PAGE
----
Gladiola bulbs in my front yard shoot up green spearlike leaves every summer, but they don’t bloom every year. Many years, the leaves are all I get. But when they do bloom, the tall salmon-colored flowers outshine everything in the garden.
We childless women are like those gladiolas. Unlike the poppies that consistently fill my garden every summer and fall and are now blooming from the cracks in my driveway and hanging out over the sidewalk, the gladiolas rarely reproduce. Perhaps it’s because I’m a negligent gardener or because the weather is too intense here. I get one bloom per plant and then it disappears, but oh that flower is special.
Maybe the book I’m reading, Radical Acceptance: Embracing Your Life with the Heart of a Buddha, has influenced my thoughts today, but I find myself content with things as they are. My life, although different from that of most people, a puzzle to my family and friends, is exactly what it was meant to be. I have never followed the usual path, and that’s okay.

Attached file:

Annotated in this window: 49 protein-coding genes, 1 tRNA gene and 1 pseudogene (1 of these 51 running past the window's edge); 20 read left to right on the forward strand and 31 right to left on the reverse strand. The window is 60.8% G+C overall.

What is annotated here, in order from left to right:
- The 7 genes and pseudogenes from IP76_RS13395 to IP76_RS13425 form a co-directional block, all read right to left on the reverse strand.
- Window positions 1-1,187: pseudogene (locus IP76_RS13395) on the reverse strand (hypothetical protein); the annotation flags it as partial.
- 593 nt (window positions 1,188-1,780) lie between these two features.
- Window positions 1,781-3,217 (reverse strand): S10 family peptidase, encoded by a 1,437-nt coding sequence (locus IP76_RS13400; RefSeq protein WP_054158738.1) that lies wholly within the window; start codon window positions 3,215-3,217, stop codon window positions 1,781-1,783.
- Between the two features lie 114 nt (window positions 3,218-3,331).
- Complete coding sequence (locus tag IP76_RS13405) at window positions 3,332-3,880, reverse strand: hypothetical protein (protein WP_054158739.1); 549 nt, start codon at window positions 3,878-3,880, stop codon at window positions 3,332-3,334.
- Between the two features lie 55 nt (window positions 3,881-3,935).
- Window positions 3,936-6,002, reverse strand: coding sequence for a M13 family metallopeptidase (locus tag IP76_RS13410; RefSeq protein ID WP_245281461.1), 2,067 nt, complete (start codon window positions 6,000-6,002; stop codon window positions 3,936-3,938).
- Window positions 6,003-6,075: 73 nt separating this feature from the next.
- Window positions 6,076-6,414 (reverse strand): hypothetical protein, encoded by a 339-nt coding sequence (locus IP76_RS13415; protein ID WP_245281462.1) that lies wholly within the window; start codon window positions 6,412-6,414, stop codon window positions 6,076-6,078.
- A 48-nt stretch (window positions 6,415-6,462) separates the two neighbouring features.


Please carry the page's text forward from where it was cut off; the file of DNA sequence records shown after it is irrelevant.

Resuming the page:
Instead of bemoaning our lack of children, let us consider that you and I are gladiolas, unique and glorious all by ourselves.
4 thoughts on “Gladiola among the poppies”
I really like your image of childless women as gladiolas. And am interested in the book you are writing on childless women. My novel, Swimming which has just been published explores childlessness. http://www.enzagandolfo.com
I really like your image of childless women as gladiolas. In the garden reproduction is not the only thing of value.
It was rather interesting for me to read this blog. Thanx for it. I like such topics and everything that is connected to them. I would like to read a bit more soon.
As I sit here visualizing the full fields of gladiolas that’d line the freeway of my childhood city, I can’t help but think Enza’s comment. Even though untended gladiolas may not reproduce as well, they still serve a purpose as well as the producing gladiolas, photosynthasis, which is absolutely necessary for life to continue. 🙂